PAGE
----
Not if you call the singleElement method twice, it doesn'tI would go further than Stephan and say that an enum is the preferred way to create a singleton, unless you want it mutable. Of course there is considerable doubt about whether the singleton really is a pattern or an anti‑pattern.
Aditya Soni wrote:. . . OUTPUT:1284693
It outputs the same hashcode everytime and yes it is Valid as according to singleton concept but,
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this also outputs same hashcode why?
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That implementation is nowhere defined. The API documentation says that is what happens typically, so it might not apply in every case. Obviously nobody is going to change that in a hurry: if it ain't broke, don't fix it.
Dave Tolls wrote:. . . The hash code is a memory location in the JVM, in the case of the Object.hashCode method.
Agree with that. I did manage to get the same hashCode from instances of different classes yesterday, so my current JVM is probably behaving as you said.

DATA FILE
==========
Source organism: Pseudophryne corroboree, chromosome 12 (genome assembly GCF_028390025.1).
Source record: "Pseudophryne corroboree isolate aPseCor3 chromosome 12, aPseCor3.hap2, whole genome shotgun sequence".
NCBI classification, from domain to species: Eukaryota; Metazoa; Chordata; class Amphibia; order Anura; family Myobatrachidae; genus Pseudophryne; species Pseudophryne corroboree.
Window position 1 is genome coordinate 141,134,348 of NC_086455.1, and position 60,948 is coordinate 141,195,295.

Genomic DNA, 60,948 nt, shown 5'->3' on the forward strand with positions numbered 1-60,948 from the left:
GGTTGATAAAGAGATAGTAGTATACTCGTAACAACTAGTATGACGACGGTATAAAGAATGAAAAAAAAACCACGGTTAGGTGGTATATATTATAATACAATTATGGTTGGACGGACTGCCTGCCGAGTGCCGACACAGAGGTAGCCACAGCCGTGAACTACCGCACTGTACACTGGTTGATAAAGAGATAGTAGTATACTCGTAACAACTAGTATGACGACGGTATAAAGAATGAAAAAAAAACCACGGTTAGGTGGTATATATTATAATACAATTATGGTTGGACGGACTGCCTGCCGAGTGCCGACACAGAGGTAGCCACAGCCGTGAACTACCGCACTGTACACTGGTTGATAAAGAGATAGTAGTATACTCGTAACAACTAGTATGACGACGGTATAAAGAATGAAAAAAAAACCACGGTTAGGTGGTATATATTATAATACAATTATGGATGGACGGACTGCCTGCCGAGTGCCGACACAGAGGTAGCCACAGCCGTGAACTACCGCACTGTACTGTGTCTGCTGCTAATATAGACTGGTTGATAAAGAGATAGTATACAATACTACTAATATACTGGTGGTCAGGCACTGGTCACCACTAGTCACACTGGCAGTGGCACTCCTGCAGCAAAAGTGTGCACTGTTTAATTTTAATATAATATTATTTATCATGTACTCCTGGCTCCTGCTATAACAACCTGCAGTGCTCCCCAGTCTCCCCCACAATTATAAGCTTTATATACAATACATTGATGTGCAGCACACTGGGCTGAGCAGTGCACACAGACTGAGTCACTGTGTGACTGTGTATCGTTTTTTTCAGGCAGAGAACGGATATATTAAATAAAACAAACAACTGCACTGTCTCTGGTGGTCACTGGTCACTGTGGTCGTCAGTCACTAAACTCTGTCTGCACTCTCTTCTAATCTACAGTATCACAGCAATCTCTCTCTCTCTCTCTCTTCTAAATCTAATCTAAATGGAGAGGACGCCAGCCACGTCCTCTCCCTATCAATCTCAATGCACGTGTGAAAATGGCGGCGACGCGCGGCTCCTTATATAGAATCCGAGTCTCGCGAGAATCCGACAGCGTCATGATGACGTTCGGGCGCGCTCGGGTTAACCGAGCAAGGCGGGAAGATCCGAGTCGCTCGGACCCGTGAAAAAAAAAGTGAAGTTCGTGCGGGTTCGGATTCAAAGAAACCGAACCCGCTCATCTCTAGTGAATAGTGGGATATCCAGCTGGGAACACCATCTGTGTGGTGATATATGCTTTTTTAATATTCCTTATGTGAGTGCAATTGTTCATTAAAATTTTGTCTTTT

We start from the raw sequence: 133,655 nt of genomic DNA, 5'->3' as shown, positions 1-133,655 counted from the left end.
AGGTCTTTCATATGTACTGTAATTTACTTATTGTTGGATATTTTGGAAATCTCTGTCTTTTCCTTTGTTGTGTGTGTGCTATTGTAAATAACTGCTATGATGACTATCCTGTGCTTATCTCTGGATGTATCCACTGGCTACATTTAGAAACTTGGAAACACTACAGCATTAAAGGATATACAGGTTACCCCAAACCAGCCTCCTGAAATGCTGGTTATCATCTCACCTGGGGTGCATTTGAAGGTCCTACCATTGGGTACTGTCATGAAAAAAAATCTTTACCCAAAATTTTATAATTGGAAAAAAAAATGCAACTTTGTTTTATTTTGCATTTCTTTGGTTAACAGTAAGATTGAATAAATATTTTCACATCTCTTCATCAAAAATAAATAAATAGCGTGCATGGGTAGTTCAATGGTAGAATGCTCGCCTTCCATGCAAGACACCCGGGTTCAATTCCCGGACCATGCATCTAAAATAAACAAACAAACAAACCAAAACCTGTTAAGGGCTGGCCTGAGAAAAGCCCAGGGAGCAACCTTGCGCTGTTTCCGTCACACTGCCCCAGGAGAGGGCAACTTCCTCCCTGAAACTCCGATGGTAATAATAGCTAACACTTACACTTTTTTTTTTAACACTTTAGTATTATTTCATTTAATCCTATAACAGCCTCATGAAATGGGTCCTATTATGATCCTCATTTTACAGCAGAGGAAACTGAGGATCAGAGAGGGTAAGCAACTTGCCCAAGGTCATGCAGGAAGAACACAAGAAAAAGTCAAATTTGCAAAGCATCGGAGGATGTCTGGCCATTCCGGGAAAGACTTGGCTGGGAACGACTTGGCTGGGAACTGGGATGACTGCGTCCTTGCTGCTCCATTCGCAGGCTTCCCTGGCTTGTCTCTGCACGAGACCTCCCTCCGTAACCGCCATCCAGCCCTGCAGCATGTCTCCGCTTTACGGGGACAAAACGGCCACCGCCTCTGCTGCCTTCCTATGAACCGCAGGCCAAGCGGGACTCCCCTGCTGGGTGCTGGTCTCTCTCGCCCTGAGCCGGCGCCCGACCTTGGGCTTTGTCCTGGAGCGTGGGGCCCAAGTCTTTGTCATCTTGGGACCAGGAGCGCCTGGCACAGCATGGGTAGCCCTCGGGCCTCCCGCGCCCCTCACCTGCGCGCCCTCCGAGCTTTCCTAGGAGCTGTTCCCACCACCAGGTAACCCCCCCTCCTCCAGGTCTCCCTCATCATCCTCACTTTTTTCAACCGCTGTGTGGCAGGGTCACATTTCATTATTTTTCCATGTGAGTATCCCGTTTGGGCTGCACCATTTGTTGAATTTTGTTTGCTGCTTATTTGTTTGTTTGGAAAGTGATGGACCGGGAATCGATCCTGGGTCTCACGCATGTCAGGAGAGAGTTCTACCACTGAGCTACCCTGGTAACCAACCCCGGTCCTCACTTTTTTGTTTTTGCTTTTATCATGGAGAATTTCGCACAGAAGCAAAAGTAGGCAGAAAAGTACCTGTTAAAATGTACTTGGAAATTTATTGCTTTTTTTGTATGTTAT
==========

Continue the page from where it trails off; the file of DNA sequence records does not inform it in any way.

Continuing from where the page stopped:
. . . there's no reason I can think of for it not to be the same. . . .
Aditya Soni wrote:
Why there is same hashcode in every method calling? or It meant to be different objects but JVM store the object to that hascode everytime?
Junilu Lacar wrote:
Again, your code does not have a singleton. You only have factory methods that produce single objects each time you call them.
Have you tested that code? There is an error in your design which will ensure that no instances are ever created.
Bin Smith wrote:. . . This ensures that only one instance of Singleton class is created.
Aditya Soni wrote:and yeah i am just gaining knowledge about Singleton Concept as it is very important perspective in interview purposes